Happy birthday to Mr. Chris Cacavas.

Songs From The Fans is available on CD and as a download here.

Doug Hoekstra. The Day Deserved. Drop Autumn Records

Amidst the hurly burly of raucous rock’n’roll and the earnestness, drama and tears of much country and folk music, there’s a place for well-measured and carefully crafted intelligent song craft. Our touchstones are probably the like of Van Dyke Parks, Randy Newman, Tom Waits and Jackson Browne (add your own favourites to this list). So here, filing his application to join this estimable bunch, is Doug Hoekstra, a Nashville based songwriter and author who is releasing his first album after a ten-year sabbatical from music.

The Day Deserved is one of those albums which slowly creeps into your life. It’s polished, all the songs are gems which have been cut to perfection but they reflect darkly the world around them. Hoekstra leads his note perfect ensemble on a variety of styles ranging from lounge lizard sleaze and sophisticated syncopations to dreamlike reveries and tender, introspective murmurings. Amidst all this, Hoekstra captures various scenarios with a forensic precision to his lyrics- acutely penned portraits of his protagonists.

The album opens with the seemingly slight, almost yacht rock beat of Seaside Town with Hoekstra waxing poetically about an artist gone missing, but as the song progresses the waters get choppier and the band become ever more convoluted with David Henry’s violin adding some Eastern mystique. Higher Ground’s limpid guitars then hove into view on a lengthy song, ostensibly written about the plight of Pacific islanders whose homes are disappearing under rising tides, but given a universal sheen in the chorus. The subject of Unseen Undetected is that of immigrants hiding under the radar and here Hoekstra sticks more firmly to the topic, singing about refugees in the States and Vietnam and Holland while the band strike up an impressive bustle of sounds with glistening guitars and tremulous violin before ending in an excellent Beatles’ like coda.

Gandy Dancer finds Hoekstra tip toeing into early Waits/Rickie Lee Jones territory on a blustery and bluesy outing where he is ably supported by his co singer, Hannah Fairlight, while Keeper Of The World finds him on the other side of the Atlantic on a breezy number. This is about a bookshop romance and has the innocent delight of the likes of The BMX Bandits in its wonderfully naive delivery. However, Hoekstra digs deeper into frailty on several songs, reminding this reviewer of both Lou Reed and Dan Stuart, the ex Green On Red front man. Late Night Ramble is vulnerable in its restrained delivery with guitars gently scrubbed over a subdued beat and Grace is a another hushed affair given some extra depth by the mellow sax of Jimmy Bowland. The closing Outside Looking In, a song inspired by watching baseball but positioning the scoreboard operator as the ultimate outsider seeing all is another wonderfully realised slow motion walk on a not so wild side.


The Primevals. New Trip. Triple Wide Records

While most folk ate out to help out the spread of the virus late last year, The Primevals decided to get back into the studio to record this swift follow up to Second Nature, the pandemic blues album they released in the summer of 2020. New Trip is simultaneously leaner and more expansive than its predecessor, Second Nature crammed 16 songs into 60 minutes, while here we have nine songs stretched out over 40. Still entrenched in the murkier depths of garage rock and the sonic blizzards of the likes of Sun Ra’s Arkestra, The Primevals remain vital and New Trip is both action packed and compulsive listening for anyone needing a shot of hoodoo voodoo grooves.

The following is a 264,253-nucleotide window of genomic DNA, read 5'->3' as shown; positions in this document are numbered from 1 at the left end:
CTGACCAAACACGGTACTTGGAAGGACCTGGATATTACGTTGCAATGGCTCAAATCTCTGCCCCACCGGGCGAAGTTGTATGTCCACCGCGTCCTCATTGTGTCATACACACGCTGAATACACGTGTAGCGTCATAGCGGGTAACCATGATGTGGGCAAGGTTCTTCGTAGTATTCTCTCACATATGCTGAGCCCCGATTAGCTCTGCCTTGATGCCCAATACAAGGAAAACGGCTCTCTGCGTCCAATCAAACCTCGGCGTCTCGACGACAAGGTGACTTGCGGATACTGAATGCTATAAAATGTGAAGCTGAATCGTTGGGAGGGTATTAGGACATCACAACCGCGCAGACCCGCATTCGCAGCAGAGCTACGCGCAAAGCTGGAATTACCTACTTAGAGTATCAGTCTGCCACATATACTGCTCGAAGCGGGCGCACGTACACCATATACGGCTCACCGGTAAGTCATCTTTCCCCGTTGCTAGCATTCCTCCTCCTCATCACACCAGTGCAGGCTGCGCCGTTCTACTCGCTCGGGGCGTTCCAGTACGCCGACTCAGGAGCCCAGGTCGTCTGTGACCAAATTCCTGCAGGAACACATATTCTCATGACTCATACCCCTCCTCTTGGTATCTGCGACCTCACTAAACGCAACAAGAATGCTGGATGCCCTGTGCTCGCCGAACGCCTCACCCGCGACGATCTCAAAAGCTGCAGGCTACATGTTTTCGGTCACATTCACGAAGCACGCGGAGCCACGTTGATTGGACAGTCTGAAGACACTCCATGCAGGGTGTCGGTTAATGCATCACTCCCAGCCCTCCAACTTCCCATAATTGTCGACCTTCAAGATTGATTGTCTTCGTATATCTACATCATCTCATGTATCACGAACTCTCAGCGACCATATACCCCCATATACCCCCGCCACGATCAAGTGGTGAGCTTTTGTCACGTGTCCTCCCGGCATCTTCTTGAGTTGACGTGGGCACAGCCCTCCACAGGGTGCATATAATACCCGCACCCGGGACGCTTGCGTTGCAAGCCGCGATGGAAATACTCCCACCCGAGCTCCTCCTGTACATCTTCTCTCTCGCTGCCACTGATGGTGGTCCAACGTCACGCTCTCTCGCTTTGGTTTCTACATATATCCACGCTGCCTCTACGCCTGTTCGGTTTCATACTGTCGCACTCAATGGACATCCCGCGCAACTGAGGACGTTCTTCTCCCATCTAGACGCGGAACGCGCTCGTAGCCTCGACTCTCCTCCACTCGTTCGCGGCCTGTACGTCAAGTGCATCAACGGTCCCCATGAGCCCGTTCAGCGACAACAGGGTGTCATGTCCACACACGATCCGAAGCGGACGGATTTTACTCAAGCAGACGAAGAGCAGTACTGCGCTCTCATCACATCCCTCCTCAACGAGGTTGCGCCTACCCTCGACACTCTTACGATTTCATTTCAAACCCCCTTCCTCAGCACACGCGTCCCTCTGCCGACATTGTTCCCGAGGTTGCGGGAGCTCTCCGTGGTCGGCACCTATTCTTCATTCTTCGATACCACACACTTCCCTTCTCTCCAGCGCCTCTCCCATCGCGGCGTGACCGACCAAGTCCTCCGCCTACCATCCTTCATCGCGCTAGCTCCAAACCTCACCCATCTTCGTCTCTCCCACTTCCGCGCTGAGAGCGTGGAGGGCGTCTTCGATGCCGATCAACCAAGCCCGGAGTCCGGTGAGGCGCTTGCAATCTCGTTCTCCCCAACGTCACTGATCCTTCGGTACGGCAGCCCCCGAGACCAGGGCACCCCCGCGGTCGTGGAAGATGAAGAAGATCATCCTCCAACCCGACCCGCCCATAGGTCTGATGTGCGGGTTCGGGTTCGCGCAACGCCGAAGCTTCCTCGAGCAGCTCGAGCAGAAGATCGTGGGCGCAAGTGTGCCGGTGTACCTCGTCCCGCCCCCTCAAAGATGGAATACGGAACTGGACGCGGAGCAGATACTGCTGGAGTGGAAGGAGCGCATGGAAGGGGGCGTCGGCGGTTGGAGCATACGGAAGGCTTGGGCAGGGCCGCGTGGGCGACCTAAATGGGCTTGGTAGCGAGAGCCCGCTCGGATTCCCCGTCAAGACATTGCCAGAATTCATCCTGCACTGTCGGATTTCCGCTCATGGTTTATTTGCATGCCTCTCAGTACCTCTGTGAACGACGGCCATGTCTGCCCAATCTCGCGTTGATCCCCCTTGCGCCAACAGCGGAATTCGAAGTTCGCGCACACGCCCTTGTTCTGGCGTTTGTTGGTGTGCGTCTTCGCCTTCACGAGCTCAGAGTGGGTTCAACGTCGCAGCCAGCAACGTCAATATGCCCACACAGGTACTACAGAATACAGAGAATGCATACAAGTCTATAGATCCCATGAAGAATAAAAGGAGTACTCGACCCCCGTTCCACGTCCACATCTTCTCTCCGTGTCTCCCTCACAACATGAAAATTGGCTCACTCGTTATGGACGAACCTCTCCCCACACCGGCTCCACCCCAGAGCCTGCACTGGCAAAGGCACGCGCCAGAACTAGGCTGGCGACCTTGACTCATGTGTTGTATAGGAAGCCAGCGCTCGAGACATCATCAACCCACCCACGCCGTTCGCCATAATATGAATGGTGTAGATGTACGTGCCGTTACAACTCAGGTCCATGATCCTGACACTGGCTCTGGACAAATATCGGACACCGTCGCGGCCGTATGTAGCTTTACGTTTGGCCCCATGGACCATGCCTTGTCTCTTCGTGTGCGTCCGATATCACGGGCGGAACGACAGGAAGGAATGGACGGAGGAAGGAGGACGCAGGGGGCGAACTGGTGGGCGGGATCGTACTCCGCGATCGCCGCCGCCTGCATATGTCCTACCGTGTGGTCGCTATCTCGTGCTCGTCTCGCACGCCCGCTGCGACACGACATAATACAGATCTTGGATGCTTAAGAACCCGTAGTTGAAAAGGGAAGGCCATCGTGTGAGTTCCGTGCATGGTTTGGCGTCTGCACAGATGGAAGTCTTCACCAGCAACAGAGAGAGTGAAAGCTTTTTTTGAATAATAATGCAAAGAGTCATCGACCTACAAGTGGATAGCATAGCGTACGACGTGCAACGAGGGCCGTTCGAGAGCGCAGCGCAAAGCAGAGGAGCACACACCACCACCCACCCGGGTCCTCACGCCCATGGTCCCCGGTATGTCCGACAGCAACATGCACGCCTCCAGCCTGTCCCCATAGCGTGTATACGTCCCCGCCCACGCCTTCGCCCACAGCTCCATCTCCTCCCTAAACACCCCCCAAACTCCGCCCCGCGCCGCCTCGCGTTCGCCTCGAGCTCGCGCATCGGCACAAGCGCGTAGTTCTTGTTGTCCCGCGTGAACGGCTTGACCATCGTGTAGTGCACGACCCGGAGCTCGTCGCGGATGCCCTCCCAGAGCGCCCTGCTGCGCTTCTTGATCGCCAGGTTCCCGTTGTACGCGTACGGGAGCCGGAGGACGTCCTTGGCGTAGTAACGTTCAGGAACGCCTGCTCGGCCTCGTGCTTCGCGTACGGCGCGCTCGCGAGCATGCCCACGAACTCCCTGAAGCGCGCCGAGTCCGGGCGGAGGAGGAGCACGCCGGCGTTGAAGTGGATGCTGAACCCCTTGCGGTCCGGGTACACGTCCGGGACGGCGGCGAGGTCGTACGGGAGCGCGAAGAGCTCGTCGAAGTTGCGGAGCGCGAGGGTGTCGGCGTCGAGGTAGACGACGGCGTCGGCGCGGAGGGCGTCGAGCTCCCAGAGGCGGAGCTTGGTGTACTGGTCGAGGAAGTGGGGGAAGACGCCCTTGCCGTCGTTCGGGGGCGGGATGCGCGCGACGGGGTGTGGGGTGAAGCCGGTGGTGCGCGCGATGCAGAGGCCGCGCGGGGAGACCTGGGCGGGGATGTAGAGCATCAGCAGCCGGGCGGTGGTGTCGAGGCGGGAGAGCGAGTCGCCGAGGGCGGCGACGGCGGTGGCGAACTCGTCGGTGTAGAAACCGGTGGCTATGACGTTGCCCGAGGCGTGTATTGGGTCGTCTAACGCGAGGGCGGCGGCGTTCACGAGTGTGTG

Hey Love smacks the album open with a crash of guitars and Farfisa organ as the band zoom down a scuzzy highway which knocks the socks off anything that Primal Scream ever laid down. Guitarists’ Tom Rafferty and Martyn Rogers have their guitars set to stun and vocalist Michael Rooney rides the sonic wave with an effortless sense of hip. This is amplified on the paranoid rush of Intrusive Thought, which riffs mightily, reminding one of Sky Saxon’s more unhinged moments while Searching In The Shadows is also rooted in the more feral garage bands of the 60s who missed out on being included on Nuggets but made up for it by being included on the Pebbles series.

Rooney gets all street political on The Euthanasia Of The Youth, coming across somewhat like a reincarnation of Mick Farren but he’s more to the point on the slippery and slide guitar driven The County Line where he captures the excitement and the danger young folk are exposed to these days. That sense of excitement is present in the twists and turns of Gimme Gimme Some Action, a call to arms of sorts which charges along before dissolving into a sixties freakbeat outro and there’s more of that in the wailing blues of Only You, which comes across like a turbocharged Yardbirds tussling with an evil synthesiser genius out to control your mind.

The album closes with the superb title song which is a reminder that The Pimevals can stretch out and surprise. A Teutonic propulsive rhythm section drives the song as snatches of Shaft like wah wah guitar briefly appear and a saxophone (played by Kornelijus Pukinskis) balefully moans before Rooney rides in, a modern Kim Fowley to the rescue if you like. The song drives on and the guitars  eventually erupt into Eastern scales entwined within soaring solos while battling with Pukinskis’ parping sax as they race to the pulverising end. It’s quite exhilarating as one tries to take it all in. We eventually plumped for saying it’s like a mash up of The Doors and Can but it is much more than that.


Danny & The Champions Of The World. Los Campeones En Vivo. Loose Music